In simple terms...

Quote:The MaxCLL and MaxFALL metadata included in the HDR10 media profile allows consumer displays to adjust the entire video stream’s brightness to match their own display limits.

If you want to watch HDR10 content and see the picture details in both the highlights and shadows properly then MaxCLL/FALL becomes really important for Auto Tone Mapping projectors (click), that do not output exceptionally bright pictures to begin.

Additional Important Info regarding - MaxCLL/FALL HDR metadata:

After much reading - It appears different Brands of OLED TV use MaxCLL/FALL HDR metadata differently when Tone Mapping...

Quote:With static metadata HDR10 and HLG, manufacturers can adapt their tone mapping to fit the content to their TVs' capabilities and, as such, they all do things slightly differently with Sony going for consistent average picture levels, while Philips push for brighter punch and clipping and LG use a mixture of most approaches. Added to this is Dynamic Tone Mapping, not to be confused with dynamic metadata. Manufacturers like Sony, LG and Panasonic employ their own approaches to this on their OLED displays to maximise the performance scene by scene.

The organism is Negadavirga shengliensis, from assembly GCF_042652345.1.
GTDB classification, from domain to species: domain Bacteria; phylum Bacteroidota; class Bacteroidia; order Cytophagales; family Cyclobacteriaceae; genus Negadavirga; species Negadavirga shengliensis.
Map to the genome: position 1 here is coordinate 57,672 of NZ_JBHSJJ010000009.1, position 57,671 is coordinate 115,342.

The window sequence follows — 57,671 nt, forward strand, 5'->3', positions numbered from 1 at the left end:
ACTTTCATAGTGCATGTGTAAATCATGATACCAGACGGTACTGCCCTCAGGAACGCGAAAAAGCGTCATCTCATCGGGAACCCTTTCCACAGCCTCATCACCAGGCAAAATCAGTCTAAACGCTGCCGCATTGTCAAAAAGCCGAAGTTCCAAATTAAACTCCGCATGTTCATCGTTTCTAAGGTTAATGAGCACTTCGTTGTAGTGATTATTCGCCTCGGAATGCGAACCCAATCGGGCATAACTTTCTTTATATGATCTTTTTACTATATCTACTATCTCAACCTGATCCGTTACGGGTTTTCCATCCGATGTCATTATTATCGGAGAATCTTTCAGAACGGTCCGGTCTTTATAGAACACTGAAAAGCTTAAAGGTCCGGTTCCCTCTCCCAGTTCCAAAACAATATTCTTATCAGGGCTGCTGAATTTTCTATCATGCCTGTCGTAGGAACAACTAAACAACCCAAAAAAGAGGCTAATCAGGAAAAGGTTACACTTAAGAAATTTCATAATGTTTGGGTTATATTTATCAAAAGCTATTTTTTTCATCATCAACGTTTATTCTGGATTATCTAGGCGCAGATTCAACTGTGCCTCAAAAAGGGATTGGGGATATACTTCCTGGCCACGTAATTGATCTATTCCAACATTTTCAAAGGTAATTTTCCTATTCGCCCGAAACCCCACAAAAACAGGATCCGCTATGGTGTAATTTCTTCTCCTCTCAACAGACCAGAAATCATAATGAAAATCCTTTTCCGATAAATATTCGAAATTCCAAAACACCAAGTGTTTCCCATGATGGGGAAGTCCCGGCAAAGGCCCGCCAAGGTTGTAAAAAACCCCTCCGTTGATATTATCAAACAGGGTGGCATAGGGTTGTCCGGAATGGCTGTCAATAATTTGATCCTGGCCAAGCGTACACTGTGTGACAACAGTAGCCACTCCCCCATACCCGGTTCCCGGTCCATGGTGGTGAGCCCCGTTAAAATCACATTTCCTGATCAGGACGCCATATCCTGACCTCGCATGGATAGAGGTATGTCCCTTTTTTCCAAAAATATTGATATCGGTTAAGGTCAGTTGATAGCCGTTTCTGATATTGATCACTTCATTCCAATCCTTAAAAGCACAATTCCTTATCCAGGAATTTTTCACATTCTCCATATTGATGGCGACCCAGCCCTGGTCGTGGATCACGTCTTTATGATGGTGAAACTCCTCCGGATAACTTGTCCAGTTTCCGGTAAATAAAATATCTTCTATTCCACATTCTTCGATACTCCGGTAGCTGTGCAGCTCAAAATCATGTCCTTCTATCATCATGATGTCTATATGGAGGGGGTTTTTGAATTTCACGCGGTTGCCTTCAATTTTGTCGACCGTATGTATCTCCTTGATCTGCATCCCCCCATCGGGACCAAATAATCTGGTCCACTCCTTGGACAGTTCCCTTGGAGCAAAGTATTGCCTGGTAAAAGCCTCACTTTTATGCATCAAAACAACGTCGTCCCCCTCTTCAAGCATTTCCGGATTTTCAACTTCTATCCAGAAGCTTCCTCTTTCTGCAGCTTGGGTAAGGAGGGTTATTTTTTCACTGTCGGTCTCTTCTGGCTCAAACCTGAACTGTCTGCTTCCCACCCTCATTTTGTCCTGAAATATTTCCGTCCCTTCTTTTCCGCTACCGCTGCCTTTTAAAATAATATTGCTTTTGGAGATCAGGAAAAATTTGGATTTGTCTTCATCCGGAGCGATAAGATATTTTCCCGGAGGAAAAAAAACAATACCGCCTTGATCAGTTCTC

2019 Panasonic GZ
Quote:Panasonic adjusts the tone mapping for static metadata based on the MaxCLL but also through its own dynamic tone mapping that tries to produce an image which retains image brightness and preserves specular highlights without clipping the detail or dimming the image overall. You can switch this on within the menu system and it works in a far more relaxed and subtle way when compared to the similar feature used by LG.

Sony A9G